The real reasons that fibre is preferred over copper is the huge bandwidth and the much smaller attenuation in fibre cables. Bandwidth is often described in terms of how many lanes a highway has. Obviously the more lanes the more traffic a highway can handle. Attenuation is interesting. It’s as if your car starts out in New York in pristine condition, but deteriorates en route to Los Angeles, until it arrives at its destination looking like a bucket of bolts, if it makes it that far.
Whether or not the packets are transmitted by fibre or copper, the signal must somehow be loaded onto the cable, and this takes significant time. The packet of data is placed into a register on the network connector by the computer and a special chip translates that to a stream of bits on the wire, or pulses of light in the fibre.
These pulses then whiz off onto the network. However they don’t travel all the way in one hop. Your computer connects to a modem device that sends the signal to your ISP, where the signals hit a router. This device looks and a whole packet of data, then send it off again towards its destination. It doesn’t get to its destination in one hop, and there may be a dozen or more hops before it gets there.
At the beginning and the end of each and every hop there is a device that grabs the packet of data off the wire, decides where to send it and puts it on another wire. These devices are called ‘routers’, a term which many people will have heard. As you can imagine, each hop adds a delay (or latency) to the packet of data. These delays are quite small but they add up.
So the Information Superhighway doesn’t look that flash after all. Sometimes I wonder how data actually gets through at all. It’s as if there was a multi-lane highway across the country (the world even), but it is studded with interchanges which take significant time to traverse, increasing the time taken for the trip – light would take nanoseconds to get from here to Sydney if we had line of sight, but over the Internet it takes milliseconds.
Satellites are even worse. To reach a geostationary communications satellite and return takes of the order of half a second, an age in computing terms. Of course most communication satellites are lower than that so the delay is not as much as half a second, but it is still significant.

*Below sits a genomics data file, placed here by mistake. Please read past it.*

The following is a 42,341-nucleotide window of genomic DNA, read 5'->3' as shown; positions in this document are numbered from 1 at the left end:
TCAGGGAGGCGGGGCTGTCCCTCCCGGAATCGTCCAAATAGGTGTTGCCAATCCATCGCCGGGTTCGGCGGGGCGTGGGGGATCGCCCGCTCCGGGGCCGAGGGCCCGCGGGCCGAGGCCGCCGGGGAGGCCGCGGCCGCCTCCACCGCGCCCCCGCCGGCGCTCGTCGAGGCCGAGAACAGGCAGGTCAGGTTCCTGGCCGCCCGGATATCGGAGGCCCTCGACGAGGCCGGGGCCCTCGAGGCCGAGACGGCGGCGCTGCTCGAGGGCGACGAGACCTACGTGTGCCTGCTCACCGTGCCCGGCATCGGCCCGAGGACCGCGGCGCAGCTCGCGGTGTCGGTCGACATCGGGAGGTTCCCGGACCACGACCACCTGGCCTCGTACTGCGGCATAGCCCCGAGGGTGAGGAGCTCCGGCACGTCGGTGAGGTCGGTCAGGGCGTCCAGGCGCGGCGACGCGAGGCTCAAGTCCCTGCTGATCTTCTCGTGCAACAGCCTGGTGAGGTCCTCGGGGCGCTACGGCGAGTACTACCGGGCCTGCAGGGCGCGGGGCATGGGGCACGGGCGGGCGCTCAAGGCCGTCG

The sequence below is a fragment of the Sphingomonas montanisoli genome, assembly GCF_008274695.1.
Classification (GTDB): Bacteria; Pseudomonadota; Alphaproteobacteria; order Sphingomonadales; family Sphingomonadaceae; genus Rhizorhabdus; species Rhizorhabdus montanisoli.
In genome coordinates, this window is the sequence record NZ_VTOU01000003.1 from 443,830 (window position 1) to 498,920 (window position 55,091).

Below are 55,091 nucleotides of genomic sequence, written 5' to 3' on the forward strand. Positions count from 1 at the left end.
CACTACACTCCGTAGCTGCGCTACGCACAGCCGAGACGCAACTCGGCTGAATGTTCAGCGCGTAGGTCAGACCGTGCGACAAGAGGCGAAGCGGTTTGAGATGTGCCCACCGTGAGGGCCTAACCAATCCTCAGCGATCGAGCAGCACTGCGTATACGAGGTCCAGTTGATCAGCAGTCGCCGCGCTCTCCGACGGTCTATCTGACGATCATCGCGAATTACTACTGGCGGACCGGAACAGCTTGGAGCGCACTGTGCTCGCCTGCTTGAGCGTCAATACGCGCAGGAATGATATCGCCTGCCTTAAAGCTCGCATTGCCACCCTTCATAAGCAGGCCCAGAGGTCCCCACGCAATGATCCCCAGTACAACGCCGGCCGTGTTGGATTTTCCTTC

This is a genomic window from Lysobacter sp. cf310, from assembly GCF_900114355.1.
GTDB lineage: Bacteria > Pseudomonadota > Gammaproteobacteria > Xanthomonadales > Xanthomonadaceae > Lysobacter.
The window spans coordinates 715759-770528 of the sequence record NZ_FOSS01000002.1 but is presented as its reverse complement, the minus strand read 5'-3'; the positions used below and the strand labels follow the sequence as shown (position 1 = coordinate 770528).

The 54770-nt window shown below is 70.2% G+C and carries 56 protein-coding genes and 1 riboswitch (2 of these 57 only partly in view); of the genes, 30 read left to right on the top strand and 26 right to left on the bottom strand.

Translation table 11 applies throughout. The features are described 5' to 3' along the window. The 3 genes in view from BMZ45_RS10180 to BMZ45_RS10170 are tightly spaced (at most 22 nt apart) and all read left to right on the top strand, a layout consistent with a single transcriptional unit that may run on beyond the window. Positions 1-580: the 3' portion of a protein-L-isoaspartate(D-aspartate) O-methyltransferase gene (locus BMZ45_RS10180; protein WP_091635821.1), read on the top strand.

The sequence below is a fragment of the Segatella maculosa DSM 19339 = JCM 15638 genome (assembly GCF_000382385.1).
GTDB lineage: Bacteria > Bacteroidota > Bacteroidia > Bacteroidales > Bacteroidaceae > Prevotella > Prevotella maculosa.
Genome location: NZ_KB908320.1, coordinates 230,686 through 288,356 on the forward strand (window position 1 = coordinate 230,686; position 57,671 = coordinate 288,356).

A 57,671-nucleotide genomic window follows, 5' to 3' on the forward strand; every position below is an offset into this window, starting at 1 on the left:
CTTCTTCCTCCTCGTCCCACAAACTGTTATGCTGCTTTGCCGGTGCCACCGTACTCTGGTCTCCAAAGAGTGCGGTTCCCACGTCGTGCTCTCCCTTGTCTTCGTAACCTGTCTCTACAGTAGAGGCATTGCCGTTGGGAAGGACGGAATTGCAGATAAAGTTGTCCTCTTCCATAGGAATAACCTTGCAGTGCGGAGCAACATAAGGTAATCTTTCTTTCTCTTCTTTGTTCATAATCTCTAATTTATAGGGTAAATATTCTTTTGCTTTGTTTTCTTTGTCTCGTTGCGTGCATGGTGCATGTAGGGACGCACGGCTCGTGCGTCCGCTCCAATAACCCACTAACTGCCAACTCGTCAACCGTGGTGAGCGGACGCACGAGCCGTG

The advent of streaming services has exacerbated the problem. The basic issue is twofold. To use the motorway analogy, there are many more cars on the road and as a result the interchanges are becoming crowded resulting in congestion. In general the motorways themselves are fast and free-flowing, but the interchanges have not caught up.
An ingenious partial solution is to strategically place machines around the world which effectively distribute the stuff that people want to receive, so that the same content is available locally. It’s like taking all the copies of the pictures in a gallery in Los Angeles and storing the copies in New York, Miami, Washington and so on. Rather than having to go all the way to Los Angeles, a New York viewer sees the picture locally.
So the sources of delay to your streaming the latest version of TV shows are many. The first possibility is your own setup. Maybe your network and modem are not up to the task. Secondly there is the telecom network. Tricky stuff happens between you and your ISP which if the province of the telcos. I don’t know the ins and outs of it, but in some cases switching a couple of connection in the roadside cabinet or in the exchange helps.
Then there is your ISP. ISP will be keeping a close eye on the traffic through their part of the network, but the rapid rise of the streaming services has caught them a little bit unawares, and some are scrambling to keep up. Then there is the Internet backbone. It is unlikely that there are issues here. Finally there is the target ISP’s network and the target site’s network and the site itself. Any of these could cause issues, but they are way beyond the control of the end user and his/her ISP.